One concept I really love, especially when we're talking about meetings, is the concept of owned space. So, you know, each attendee at a meeting would get their own chair with their own table and charging station, if possible. So, you know, for the duration of any program, event or meeting and conference, that's their own space. And so, I love that concept, because I think that's going to help put people at ease that they know they have a physically distanced place to engage with the program for the duration. And so, you know, they're not having to share that with anybody else.
Photo: Physical distancing cues with soft decor touches evokes a sense of safety and comfort. Credit: CORT Events
Danielle: Mm hmm. Like a, like a social bubble, basically.
Kevin: Exactly, you know, physically distanced at least six feet apart. You know, you have to pay attention to space between chairs. Because if you don't have one-way traffic flow, you've got to provide more than six feet. You know, if you're doing two-way traffic flow, you really need 12 feet. So, we've seen meetings that have these individual chairs, accent chairs, typically very comfortable chairs with that corresponding table. But this space between those chairs is much larger. And if you are going to do one-way traffic, decals on the floor and signage are a must. So I think, as we think about designing these meetings, we've got to think about, you know, providing cues to attendees that maybe aren't always in your face, but more subtle, certainly, using dividers, help with wayfinding, the decals. So there's many ways you can do it, to also make it seem like it's a comfortable environment, you don't want signs everywhere, warning people about danger. So, yeah, that's certainly what we're seeing.
[Related: How Biophilic Design in Meeting Spaces Can Boost Productivity]
Danielle: Right. And that kind of leads me into my next question where, you know, like you said, we're seeing venues opening up now, but they're limited by capacity restrictions based on whatever state or city you're in. And also, a lot of these venues have raised their frequency of cleaning—there's a huge emphasis on sanitation of their spaces, and enacting different safety measures to assure attendees that they are entering a safe environment in these buildings. How else are you using event space design to reinforce this sense of safety and comfort for attendees? Like you said, I think that's going to be pretty key to getting live meetings back up and running—it’s making attendees feel both safe and comfortable.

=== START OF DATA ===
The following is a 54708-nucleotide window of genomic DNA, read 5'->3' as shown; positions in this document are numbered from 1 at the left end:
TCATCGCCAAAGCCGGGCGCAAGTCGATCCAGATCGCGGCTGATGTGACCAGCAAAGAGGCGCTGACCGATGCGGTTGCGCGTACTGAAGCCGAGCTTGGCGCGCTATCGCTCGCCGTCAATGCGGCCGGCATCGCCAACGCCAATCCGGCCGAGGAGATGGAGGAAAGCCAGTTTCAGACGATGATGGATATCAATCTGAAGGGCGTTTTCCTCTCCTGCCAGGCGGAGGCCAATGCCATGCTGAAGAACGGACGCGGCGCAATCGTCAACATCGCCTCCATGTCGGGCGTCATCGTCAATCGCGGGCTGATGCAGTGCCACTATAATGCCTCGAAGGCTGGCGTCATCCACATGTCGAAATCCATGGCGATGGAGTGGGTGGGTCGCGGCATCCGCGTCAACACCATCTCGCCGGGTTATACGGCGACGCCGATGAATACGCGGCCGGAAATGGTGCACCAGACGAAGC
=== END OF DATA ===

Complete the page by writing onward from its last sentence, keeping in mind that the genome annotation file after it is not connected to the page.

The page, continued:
Kevin: Well, I think it begins with the communication beforehand, you know, providing an outline or a guideline for attendees digitally before they arrive, having them pre-registered. So when they arrive, they know what to expect. And one of the most important things and, you know, it does relate to design, because as soon as an attendee has felt comfortable enough to come to a meeting for the first time in months, when they arrive, I think it's really important to have a safety manager or safety greeter there, to kind of put them at ease, give them the lay of the land. And what we're really seeing are wellness checkpoints, so, you know, a counter set up with where they can get their temperature checked and learn about the lay of the land when they get there. And then, that safety manager or greeter then can kind of direct them to where they need to go within the space, to their own space, like I spoke of earlier. And I think, you know, that wellness checkpoints is going to become the norm for a while.